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This page shows you the most recent publications within this specialty of the MedWorm directory. This is page number 3.

Stay human in medicine: Lessons from The House of God
In 1978, under the pseudonym Samuel Shem, psychiatrist Stephen Bergman published “The House of God,” an iconic novel drawn from his medical internship in Boston in the early 1970s. Earlier this year, Dr. Bergman spoke at the commencement of the New York University School of Medicine. With his permission, the following is adapted from those remarks. I began writing The House of God as a catharsis, to make sense of what seemed like the worst year of my life. These are times we all have each day, finding ourselves doing things — or not doing things we should have done — and we say to ourselves, “Hey...
Source: Kevin, M.D. - Medical Weblog - December 7, 2014 Category: Journals (General) Authors: Tags: Physician Medical school Source Type: blogs

Did Adnan do It?
I figured I'd join the bandwagon of bloggers talking about The Serial Podcast.   I'm taking a break from psychiatry for the moment.  If you haven't been listening, Sarah Koenig is orchestrating a year-long investigation into a 1999 murder. 17-year old Adnan Syed was convicted of killing his ex-girl friend and there are a few things that have caught Koenig's attention about the case: an alibi witness was never interviewed, Adnan was a good kid who followed the rules and was no one's pick as a would-be murderer,  and there was no physical evidence.  Koenig has been hunting down every detail, intervie...
Source: Shrink Rap - December 7, 2014 Category: Psychiatrists and Psychologists Authors: Dinah Source Type: blogs

The Season of the Witch
During the VN era, there was a song with the line, 'Must be the Season of the Witch,' a haunting rock song. Now we have the Michael Brown shooting, and riots, the misfired UVA rape allegations, and the Garner death; and injustices in some parts real and in other parts projected out of the preexisting anger of the accuser are played out in the reactions of victim identification. During VN we had the 'specter' of communism, and now I see the 'Season of the Witch' and see this time similarly. I wish we had let the Vietnamese vote to decide their country's status in 1956 but my feelings about the war have further thoughts, and...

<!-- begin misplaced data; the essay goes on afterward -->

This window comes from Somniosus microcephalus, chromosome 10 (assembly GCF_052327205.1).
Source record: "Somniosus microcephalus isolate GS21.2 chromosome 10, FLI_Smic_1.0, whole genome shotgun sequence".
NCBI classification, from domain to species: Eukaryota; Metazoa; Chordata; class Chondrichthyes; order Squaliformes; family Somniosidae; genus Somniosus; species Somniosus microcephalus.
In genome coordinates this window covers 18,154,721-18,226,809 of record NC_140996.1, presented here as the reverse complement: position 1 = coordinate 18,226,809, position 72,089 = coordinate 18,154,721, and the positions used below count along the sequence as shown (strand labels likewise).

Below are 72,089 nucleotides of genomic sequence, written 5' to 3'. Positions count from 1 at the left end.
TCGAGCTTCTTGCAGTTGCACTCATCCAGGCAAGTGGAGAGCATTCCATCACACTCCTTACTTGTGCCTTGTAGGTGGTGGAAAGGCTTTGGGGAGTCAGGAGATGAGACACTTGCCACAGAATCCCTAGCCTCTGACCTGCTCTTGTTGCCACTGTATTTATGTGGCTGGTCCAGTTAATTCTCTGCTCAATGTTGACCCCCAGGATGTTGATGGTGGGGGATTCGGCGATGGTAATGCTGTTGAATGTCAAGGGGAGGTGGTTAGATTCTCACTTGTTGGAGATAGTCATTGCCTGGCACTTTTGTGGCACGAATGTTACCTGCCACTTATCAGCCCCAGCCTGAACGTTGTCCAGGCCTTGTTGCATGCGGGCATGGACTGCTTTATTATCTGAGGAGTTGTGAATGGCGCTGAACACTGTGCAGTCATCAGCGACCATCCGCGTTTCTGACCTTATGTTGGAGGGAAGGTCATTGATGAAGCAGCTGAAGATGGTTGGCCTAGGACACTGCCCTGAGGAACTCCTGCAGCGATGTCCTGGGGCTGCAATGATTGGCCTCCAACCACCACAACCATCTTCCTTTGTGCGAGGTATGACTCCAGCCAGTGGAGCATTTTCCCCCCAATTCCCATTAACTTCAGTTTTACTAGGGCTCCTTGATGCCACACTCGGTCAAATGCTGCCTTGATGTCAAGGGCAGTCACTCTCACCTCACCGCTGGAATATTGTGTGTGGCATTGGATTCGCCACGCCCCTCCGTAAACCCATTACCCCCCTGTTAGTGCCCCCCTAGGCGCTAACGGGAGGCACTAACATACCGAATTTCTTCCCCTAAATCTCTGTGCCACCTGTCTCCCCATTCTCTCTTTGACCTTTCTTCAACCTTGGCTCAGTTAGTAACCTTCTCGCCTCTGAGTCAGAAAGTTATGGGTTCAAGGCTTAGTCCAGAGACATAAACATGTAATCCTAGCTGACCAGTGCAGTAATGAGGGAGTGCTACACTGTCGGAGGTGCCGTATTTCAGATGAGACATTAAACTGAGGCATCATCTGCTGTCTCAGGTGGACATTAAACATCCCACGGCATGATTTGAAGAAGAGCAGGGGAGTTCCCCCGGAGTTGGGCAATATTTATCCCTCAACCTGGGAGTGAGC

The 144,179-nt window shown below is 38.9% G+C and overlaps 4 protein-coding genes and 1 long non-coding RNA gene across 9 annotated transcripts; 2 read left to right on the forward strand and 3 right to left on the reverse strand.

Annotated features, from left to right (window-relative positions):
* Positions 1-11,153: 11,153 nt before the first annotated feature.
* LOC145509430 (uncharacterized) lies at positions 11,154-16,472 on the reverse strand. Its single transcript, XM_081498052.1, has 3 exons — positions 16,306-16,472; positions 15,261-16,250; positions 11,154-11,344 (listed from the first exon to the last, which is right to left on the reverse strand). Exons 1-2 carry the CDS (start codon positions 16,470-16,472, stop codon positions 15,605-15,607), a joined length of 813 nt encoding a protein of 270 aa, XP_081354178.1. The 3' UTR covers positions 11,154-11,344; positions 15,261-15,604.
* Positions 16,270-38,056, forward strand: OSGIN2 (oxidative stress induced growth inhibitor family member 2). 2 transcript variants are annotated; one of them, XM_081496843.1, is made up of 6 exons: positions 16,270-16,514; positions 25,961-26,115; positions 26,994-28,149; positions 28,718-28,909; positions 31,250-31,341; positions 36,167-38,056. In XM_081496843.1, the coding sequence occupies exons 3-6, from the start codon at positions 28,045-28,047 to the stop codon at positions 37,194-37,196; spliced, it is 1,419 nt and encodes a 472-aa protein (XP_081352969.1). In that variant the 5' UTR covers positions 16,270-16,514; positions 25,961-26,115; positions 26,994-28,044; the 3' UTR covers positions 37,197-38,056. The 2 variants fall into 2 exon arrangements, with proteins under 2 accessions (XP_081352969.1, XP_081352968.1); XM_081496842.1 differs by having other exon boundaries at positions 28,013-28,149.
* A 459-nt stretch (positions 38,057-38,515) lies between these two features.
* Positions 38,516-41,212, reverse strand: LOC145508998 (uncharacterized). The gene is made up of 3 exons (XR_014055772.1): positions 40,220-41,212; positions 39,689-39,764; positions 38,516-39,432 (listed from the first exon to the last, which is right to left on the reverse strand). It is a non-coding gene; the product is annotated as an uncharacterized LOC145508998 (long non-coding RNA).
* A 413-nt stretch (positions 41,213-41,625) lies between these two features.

Source: a psychiatrist who learned from veterans - December 6, 2014 Category: Psychiatry Source Type: blogs

Lost in Translation
Marfan syndrome is a rare genetic disease of connective tissue caused by a mutation in FBN1 (Source: NIMH Directors Blog)
Source: NIMH Directors Blog - December 5, 2014 Category: Psychiatry Authors: Thomas Insel Source Type: blogs

National Quality Forum Begins Annual Review of Quality Measures, Comments Open December 23 on the 202 Proposed Measures
On Monday, the Measure Applications Partnership (MAP) began its annual review of performance measures that the Centers for Medicare and Medicaid Services (CMS) is considering for use in 20 federal health programs. The 202 measures considered by the group have been made public (view the  PDF), and will be available for review and comment beginning December 23, 2014. Established by the National Quality Forum (NQF) in 2011, MAP is a forum of approximately 150 healthcare leaders and experts, representing nearly 90 private-sector organizations. MAP comprises consumers, purchasers, labor, health plans, cl...